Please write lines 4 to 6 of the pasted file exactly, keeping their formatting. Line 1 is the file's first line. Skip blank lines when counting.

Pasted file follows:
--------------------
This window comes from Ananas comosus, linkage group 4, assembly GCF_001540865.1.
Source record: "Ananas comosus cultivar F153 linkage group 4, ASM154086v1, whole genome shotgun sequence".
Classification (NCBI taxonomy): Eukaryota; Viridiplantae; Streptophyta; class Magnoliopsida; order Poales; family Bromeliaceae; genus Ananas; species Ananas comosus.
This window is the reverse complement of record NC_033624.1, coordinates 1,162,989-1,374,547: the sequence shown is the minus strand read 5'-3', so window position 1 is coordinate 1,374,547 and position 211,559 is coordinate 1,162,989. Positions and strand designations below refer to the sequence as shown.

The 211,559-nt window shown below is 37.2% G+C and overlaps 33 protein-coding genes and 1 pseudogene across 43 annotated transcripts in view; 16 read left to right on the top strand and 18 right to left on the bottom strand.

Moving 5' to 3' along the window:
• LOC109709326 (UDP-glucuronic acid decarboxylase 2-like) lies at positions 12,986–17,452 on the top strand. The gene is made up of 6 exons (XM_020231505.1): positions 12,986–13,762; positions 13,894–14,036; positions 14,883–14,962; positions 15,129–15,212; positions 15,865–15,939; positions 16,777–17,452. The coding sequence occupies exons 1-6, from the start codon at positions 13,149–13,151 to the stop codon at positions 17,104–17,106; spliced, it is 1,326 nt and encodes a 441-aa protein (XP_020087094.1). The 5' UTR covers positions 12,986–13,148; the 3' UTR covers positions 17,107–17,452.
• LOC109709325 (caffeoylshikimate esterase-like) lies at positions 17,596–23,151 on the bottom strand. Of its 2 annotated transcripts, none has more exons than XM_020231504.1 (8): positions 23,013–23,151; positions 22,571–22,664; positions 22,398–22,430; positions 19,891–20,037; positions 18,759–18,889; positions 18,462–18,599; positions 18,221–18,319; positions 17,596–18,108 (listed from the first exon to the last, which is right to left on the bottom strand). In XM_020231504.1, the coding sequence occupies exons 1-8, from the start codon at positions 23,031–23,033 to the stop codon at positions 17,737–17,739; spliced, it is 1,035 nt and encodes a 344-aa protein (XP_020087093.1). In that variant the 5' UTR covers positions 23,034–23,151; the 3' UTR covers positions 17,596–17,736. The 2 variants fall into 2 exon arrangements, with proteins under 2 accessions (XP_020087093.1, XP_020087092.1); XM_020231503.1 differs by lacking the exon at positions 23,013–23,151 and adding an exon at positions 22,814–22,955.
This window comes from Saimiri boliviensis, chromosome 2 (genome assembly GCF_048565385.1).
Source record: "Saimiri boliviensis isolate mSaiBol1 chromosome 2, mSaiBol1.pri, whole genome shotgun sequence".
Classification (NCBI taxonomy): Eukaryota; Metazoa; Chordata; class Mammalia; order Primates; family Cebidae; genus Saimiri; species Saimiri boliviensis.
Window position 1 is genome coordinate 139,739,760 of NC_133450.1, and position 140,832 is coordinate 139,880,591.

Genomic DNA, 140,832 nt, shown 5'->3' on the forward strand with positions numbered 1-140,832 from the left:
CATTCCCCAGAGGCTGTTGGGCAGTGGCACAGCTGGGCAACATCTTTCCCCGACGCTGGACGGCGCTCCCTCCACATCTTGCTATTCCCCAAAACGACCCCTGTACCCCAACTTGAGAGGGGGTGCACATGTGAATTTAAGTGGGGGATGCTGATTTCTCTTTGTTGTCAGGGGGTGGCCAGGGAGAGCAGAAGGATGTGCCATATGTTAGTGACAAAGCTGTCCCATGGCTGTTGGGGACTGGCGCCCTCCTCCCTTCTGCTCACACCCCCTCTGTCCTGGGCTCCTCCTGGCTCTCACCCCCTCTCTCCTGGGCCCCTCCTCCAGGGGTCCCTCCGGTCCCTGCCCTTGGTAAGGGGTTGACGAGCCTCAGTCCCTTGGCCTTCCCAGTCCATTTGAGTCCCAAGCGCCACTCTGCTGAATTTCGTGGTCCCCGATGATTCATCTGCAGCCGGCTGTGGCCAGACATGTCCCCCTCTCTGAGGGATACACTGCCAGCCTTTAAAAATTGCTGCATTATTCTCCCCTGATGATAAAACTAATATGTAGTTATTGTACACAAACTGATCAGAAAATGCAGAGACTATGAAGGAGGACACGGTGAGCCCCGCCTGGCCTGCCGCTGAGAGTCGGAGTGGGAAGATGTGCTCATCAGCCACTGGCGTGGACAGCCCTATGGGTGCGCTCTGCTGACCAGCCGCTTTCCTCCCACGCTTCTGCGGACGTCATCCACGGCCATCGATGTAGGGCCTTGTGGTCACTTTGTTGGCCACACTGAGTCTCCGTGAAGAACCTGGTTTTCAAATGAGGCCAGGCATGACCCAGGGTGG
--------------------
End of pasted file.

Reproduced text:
This window is the reverse complement of record NC_033624.1, coordinates 1,162,989-1,374,547: the sequence shown is the minus strand read 5'-3', so window position 1 is coordinate 1,374,547 and position 211,559 is coordinate 1,162,989. Positions and strand designations below refer to the sequence as shown.

The 211,559-nt window shown below is 37.2% G+C and overlaps 33 protein-coding genes and 1 pseudogene across 43 annotated transcripts in view; 16 read left to right on the top strand and 18 right to left on the bottom strand.

Moving 5' to 3' along the window: